SALT LAKE CITY — One part of the ongoing Raja Bell mystery has been solved.
The veteran shooting guard, who last spring announced his desire to cut ties with the Utah Jazz, will not attend training camp.
That decision came about on a mutual agreement between Bell's camp and the Jazz, according to a prepared statement released late Friday afternoon by general manager Dennis Lindsey.
Lindsey's statement: “I have spoken with Raja and his representative, Herb Rudoy, and we have mutually agreed that although Raja remains under contract, it is in the best interest of all parties that he not rejoin the team next week when the Jazz begins training camp. We will now move forward focusing on Jazz basketball and our preparation for the upcoming season. We will have no further comment on this matter.”
Rudoy could not be immediately reached for comment.
Bell is under contract with the Jazz through the 2012-13 season. The 36-year-old is scheduled to make $3.5 million in the final year of his three-year deal with the Jazz.
A week ago, the longtime Miami resident told Florida radio station 640 Sports that he would be happy to end up with the NBA champion Heat if and/or when Bell and the Jazz can agree upon a contract buyout.
"They would be on the top of my list, for sure," Bell told the Andy Slater Show, according to a South Florida Sun Sentinel report. "Again, hometown crowd, my kids are in elementary school here. It'd be great for me to get a chance to play here in Miami where I grew up and I know a lot of people, and be a part of this history that they're going to make for the city. But that's not always just up to me."
Bell hoped — and believed — to have this issue resolved months ago. The Heat begin their camp on Saturday, while the Jazz open up Tuesday after a media session on Monday.
"We had a buyout in place early in the summer," Bell said in the radio interview. "The Jazz never officially presented it to me. But they never really officially told me I was coming back there, either. So I'm really in a limbo situation right now."
Bell, a 12-year NBA veteran, admitted he would accept a more limited role in the sunset portion of his career.
"At my age and what I've got in my tank, I feel like a limited role is best," Bell said. "I don't really like playing 35 minutes a night anymore."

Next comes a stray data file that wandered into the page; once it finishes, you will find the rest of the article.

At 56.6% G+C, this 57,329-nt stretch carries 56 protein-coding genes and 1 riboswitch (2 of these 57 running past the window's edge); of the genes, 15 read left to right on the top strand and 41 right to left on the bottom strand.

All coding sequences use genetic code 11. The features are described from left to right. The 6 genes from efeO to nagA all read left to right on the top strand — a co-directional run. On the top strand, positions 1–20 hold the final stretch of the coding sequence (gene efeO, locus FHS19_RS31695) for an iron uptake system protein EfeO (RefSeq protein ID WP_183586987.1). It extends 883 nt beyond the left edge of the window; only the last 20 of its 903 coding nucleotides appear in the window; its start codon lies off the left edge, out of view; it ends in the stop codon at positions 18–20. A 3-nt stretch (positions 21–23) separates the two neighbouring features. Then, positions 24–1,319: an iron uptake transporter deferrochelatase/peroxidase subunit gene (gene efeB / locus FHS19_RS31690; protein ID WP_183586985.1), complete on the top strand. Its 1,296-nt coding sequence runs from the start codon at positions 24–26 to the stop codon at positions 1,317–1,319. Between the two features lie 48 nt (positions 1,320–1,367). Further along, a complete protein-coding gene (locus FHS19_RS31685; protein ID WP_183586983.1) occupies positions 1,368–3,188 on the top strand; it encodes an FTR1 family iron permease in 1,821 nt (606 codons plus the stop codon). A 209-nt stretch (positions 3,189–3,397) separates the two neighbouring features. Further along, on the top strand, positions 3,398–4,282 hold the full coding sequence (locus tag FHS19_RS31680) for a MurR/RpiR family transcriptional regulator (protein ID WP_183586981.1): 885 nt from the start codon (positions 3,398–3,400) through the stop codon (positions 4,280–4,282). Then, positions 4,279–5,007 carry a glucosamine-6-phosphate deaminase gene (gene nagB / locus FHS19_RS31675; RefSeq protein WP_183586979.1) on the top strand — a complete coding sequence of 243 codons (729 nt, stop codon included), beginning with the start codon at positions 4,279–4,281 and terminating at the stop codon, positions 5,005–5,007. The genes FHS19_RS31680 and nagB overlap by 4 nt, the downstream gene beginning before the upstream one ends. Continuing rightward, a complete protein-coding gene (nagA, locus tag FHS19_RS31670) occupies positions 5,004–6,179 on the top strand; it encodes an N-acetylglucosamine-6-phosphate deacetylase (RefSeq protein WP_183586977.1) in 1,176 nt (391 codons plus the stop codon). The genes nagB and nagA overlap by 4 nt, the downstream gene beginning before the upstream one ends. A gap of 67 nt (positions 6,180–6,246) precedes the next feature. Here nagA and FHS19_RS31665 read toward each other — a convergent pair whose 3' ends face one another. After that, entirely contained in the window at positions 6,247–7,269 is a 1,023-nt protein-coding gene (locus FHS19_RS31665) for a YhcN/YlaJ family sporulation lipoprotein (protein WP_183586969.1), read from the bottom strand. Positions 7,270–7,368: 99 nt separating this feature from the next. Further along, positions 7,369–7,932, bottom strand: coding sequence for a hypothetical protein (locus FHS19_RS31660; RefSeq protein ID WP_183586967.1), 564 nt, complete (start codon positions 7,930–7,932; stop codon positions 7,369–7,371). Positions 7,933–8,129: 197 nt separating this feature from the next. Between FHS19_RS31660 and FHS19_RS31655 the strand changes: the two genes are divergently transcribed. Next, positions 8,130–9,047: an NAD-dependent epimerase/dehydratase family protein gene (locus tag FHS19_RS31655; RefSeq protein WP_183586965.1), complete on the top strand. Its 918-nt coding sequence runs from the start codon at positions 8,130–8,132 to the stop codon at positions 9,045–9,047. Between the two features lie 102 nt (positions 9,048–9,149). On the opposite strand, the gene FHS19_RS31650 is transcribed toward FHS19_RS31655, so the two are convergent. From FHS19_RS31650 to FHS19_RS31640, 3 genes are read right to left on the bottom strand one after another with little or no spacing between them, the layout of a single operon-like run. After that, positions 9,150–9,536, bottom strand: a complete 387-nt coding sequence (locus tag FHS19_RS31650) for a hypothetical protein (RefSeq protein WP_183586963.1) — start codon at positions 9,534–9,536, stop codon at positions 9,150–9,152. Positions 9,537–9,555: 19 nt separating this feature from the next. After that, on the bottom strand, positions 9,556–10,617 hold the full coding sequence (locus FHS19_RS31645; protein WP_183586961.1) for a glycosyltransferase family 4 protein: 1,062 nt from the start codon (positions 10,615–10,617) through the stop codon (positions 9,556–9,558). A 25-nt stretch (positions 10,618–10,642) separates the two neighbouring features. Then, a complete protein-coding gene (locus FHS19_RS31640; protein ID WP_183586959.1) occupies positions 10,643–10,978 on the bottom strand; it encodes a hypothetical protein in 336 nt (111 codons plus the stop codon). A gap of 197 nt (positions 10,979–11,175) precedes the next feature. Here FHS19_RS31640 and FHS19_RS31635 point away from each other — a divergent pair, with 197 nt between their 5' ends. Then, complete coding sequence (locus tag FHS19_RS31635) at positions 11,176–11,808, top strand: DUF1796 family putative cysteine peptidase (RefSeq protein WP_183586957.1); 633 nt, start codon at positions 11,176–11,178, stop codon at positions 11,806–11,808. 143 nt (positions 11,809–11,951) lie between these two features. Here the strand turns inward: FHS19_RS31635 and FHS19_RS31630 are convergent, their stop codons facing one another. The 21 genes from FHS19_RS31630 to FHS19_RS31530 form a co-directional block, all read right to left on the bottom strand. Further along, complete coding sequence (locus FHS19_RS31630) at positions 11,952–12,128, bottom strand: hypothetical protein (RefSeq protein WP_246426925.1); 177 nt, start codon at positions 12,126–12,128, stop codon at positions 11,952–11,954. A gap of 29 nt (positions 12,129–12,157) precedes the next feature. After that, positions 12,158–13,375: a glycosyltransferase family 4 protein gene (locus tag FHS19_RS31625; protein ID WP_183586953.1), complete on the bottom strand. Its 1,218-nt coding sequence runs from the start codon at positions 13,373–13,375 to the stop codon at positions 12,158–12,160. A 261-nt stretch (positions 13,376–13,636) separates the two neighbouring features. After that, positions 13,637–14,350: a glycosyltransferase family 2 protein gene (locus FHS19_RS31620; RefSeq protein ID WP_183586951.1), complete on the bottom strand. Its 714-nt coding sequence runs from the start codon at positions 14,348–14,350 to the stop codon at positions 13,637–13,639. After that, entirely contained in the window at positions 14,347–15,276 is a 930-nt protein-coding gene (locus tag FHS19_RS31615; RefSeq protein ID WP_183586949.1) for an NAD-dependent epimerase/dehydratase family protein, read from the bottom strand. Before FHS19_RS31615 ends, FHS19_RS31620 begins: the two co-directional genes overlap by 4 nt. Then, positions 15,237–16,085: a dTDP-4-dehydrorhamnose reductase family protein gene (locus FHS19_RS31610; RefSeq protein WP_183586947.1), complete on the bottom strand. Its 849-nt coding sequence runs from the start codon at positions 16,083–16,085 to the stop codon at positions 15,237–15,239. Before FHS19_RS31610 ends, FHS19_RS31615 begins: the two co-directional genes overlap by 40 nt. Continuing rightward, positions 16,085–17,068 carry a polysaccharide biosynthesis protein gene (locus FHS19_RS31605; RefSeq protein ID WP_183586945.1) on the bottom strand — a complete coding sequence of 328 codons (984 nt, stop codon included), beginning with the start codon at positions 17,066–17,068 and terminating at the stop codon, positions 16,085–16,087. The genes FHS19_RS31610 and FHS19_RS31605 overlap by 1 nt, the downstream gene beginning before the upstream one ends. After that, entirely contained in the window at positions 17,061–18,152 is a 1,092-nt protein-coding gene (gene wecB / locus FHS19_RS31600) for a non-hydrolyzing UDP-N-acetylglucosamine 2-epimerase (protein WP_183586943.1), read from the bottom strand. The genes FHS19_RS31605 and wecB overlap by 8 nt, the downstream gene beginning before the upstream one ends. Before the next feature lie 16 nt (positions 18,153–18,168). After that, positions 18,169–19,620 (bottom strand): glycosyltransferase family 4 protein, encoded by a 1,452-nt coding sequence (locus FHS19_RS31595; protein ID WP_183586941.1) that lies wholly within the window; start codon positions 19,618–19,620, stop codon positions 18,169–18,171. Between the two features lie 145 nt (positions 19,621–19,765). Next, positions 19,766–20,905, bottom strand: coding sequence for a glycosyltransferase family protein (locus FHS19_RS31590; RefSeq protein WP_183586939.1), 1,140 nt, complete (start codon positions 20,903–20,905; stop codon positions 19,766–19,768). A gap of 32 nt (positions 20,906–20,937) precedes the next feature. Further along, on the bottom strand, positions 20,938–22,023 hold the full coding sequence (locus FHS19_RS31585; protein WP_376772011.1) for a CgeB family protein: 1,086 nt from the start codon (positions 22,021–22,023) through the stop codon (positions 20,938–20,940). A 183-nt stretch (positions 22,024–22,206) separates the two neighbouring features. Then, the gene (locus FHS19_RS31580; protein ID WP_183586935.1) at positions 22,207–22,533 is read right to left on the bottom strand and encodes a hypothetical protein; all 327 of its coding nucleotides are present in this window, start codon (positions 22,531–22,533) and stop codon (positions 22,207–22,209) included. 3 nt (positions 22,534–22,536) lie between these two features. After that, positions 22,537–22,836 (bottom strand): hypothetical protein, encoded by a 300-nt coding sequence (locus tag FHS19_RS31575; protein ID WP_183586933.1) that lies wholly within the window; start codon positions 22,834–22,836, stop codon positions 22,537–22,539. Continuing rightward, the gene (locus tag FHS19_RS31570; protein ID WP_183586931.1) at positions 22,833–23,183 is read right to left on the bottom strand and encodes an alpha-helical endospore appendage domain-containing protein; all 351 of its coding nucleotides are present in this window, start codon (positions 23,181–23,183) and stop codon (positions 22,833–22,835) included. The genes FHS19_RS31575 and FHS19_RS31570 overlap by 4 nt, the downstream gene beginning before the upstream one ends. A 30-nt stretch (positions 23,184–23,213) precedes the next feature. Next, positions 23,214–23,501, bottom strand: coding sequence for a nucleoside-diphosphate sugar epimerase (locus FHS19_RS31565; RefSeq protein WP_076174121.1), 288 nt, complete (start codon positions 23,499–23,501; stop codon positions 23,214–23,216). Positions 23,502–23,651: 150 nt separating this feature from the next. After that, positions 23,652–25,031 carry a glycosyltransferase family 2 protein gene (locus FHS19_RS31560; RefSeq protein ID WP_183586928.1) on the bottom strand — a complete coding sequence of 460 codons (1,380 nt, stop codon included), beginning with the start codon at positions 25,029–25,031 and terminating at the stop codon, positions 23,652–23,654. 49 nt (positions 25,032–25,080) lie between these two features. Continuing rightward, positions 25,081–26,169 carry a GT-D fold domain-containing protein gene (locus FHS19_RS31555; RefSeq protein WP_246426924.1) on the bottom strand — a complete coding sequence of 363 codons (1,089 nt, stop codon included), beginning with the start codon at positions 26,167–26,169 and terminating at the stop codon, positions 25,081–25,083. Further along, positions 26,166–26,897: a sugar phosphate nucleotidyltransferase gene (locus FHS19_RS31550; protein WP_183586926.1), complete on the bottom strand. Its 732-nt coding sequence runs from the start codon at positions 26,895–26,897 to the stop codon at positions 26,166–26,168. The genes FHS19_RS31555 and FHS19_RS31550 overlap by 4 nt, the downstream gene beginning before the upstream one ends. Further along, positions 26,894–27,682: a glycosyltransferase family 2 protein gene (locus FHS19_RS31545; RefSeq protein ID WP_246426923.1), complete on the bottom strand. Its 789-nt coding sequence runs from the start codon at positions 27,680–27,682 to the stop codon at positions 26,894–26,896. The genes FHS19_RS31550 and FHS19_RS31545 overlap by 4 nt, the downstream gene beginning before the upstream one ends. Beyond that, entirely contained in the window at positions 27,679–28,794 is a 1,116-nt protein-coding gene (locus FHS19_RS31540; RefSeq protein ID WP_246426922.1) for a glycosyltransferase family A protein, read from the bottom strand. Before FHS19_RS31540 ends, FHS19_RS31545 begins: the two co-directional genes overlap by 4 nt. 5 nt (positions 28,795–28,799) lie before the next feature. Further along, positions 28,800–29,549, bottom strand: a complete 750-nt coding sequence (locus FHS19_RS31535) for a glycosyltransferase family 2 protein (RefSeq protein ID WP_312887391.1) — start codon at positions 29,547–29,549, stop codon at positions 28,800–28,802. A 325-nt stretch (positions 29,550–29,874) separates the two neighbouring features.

Last season, Bell started in 33 of the 34 games in which he played for the Jazz. His season was hampered, however, by nagging injuries and ongoing turmoil with Jazz coach Tyrone Corbin, who sent Bell home early during an Eastern road trip after a locker room dispute.
"As much as I control what I do, I don't," Bell added in the Sept. 21 interview. "The Jazz hold my rights, they are the owners of the contract. And so if they tell me I'm coming back to camp, then I have to go back to camp."
Or sit out, as agreed upon, and wait for the next move.
With Bell out, the Jazz will have 18 players on their roster to begin training camp, barring future additions.
Bell delivered the verbal bombshell of the Jazz's locker-room cleanout session last May when he declared, "I don't think I have a future with the team."
Bell, who was brought back for a second stint in Utah for his 3-point shooting, defensive prowess and veteran leadership, had grown dissatisfied with his role and his relationship and communication gap with Corbin.
"I just thought that the way I was handled by Ty was unprofessional," Bell said last spring.
After fighting back from a knee injury and multiple groin muscle issues, he didn't play during the playoffs despite feeling well enough to contribute.
"Do I think I could've contributed? I do. I played the Spurs in three playoff series in my career. Big battles with Manu (Ginobili), Tony (Parker), those guys," Bell said. "When you have referees coming up to you asking you why aren't you playing because you can make a difference out there (and) their team asking you why aren't you playing because we really were worried if you were in the scouting report, those things make you wonder."
Bell continued: "But it wasn't my call to make and once I realized after Game 1 when (Corbin) cleared the whole bench and I didn't even touch the court at the end of the game that it was a personal matter, then I didn't care any more."
To that point, Bell also said his relationship with the Jazz had suffered "irreparable damage."